While I absolutely believe that suffering is an avenue to deepen our connection to God, that does not mean that suffering is a good in and of itself or that it should be sought out. Our Collect today asks that we might “take up our Cross” and follow Christ. That phrase deserves a little unpacking. And our readings help us to do that. Our readings, particularly the Epistle from Philippians and John’s Gospel remind us that love and self-giving generosity are at the heart of the Cross. They remind us too that we are called to be children of the light. God does not wish for us to experience pain or suffering. We must remember that Jesus came so that we might have LIFE, and have it abundantly.

Unfortunately, there is a strand in our Christian tradition that has said that since suffering is a way to God, we should seek it out (note the monastic traditions of self-deprivation or even self-harm). Or perhaps even worse is the way the Church has used the glorification of suffering to promote oppression. Sadly,there is a legacy of the Church saying to those on the margins or those who are oppressed that they should accept their current reality as their “cross to bear” and to find consolation in the fact that suffering brings us closer to God.

One of my favorite theologians, is a Roman Catholic sister from Brazil named Ivone Gebara. She is a feminist theologian who is deeply critical of the Church for the ways in which it has used the Cross to perpetuate those on the margins of society, particularly women. Gebara helps us to look at the reality of suffering with an important critical lens. When we encounter suffering in our lives, our own or others, we must ask an essential question: is this suffering endemic to the human experience (such as illness or a natural disaster) or is this suffering the result of injustice? If it is endemic, then we must learn to live with it, and it is here that we can be grateful for the gift of feelings God’s presence most abundantly in the midst of suffering. If, on the other hand, the suffering we have encountered is the result of injustice then we followers of Jesus are called to fight injustice.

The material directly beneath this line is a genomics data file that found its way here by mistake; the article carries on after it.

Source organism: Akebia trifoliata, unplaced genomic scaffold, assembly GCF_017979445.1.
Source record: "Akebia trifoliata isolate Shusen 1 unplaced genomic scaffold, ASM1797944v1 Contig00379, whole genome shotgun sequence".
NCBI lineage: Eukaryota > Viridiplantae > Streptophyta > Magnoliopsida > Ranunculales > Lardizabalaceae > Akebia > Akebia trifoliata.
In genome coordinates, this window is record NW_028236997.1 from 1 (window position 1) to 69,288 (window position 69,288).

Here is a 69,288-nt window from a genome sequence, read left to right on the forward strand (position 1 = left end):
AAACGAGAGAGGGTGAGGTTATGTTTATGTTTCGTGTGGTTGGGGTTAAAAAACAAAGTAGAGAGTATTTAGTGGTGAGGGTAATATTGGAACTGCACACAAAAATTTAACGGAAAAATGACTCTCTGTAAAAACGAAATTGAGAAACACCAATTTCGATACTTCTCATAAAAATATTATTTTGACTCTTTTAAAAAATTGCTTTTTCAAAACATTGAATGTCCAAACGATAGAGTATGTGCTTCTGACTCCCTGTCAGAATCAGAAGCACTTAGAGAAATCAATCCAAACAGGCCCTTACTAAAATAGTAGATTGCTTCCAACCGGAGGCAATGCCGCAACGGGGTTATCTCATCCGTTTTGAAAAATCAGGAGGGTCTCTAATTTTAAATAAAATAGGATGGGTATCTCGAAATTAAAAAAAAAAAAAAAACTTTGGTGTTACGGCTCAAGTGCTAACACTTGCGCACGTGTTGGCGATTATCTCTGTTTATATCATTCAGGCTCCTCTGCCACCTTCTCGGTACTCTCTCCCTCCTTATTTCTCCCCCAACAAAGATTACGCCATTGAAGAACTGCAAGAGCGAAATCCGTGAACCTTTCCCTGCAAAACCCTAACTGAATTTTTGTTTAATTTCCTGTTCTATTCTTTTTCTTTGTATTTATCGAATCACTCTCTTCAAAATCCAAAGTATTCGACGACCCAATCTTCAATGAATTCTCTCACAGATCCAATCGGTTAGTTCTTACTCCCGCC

There is far too much injustice in our world today, whether it is the economic injustice of the ever widening gap between rich and poor, the rise of hate speech and hate crimes against individuals for their gender, race, sexual orientation or ethnic identity. Too many of our sisters and brothers are suffering. We are called to take action and to speak out against injustice wherever we find it.

So I hope that this Holy Cross day will be a day of comfort and inspiration for all of us. I hope we can find comfort, particularly any of us who may in the midst of our own trials and tribulations, in the profound truth that God knows our suffering and God is present with us even in our most painful moments. And I hope that we will also be inspired, particularly those of us who are in positions of power and privilege, to fight against injustice. I hope that we will be inspired to stand with those on the margins, and to realize that if we have any cross to bear in life it is the hard and holy work of realizing God’s dream of justice and life abundant for all people.